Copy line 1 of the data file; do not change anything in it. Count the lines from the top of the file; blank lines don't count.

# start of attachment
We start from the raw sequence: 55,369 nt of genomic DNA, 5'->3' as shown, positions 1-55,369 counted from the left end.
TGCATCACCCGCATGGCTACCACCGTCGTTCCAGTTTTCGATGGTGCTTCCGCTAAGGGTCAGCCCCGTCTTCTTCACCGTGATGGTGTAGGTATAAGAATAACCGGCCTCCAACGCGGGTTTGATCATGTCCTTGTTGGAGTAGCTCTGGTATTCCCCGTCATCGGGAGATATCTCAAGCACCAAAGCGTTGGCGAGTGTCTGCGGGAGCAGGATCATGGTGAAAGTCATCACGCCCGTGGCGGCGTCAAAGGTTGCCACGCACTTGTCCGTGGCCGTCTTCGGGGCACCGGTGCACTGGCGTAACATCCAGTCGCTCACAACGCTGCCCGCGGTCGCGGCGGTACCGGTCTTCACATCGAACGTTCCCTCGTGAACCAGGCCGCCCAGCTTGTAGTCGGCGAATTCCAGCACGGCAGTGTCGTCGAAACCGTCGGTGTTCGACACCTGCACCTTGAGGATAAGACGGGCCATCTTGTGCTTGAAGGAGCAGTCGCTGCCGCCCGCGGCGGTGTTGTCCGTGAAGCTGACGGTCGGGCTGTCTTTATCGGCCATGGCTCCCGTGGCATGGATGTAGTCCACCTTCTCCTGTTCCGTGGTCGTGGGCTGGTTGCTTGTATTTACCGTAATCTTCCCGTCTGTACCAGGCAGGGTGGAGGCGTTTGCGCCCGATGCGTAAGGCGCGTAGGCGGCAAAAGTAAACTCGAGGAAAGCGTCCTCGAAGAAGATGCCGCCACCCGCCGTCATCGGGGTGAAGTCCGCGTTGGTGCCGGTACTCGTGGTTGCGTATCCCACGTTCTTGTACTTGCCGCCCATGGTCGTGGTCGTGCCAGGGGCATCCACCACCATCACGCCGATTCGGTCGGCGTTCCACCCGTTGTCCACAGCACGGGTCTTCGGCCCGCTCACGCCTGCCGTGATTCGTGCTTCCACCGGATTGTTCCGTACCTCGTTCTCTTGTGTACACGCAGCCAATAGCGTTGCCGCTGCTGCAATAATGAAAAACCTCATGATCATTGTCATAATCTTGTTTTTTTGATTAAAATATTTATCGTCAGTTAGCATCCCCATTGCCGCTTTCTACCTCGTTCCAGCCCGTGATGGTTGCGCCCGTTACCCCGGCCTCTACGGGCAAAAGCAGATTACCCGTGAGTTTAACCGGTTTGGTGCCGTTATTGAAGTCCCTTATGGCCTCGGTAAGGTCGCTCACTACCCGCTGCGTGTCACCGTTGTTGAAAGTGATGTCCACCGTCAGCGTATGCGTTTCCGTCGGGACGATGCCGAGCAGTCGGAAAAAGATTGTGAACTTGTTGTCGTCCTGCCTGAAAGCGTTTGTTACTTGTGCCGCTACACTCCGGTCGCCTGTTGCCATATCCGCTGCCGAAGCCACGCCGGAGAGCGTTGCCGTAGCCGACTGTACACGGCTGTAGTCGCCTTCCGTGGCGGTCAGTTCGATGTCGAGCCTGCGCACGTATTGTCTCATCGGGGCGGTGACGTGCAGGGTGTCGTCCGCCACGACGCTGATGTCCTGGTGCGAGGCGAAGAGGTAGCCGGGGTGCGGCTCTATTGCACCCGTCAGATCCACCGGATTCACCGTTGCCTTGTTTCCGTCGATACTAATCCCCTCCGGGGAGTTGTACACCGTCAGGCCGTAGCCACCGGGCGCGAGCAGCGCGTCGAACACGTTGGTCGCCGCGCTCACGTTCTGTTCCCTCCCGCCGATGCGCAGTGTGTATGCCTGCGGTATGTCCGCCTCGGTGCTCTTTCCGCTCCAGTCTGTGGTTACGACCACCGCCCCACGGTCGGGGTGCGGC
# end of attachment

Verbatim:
We start from the raw sequence: 55,369 nt of genomic DNA, 5'->3' as shown, positions 1-55,369 counted from the left end.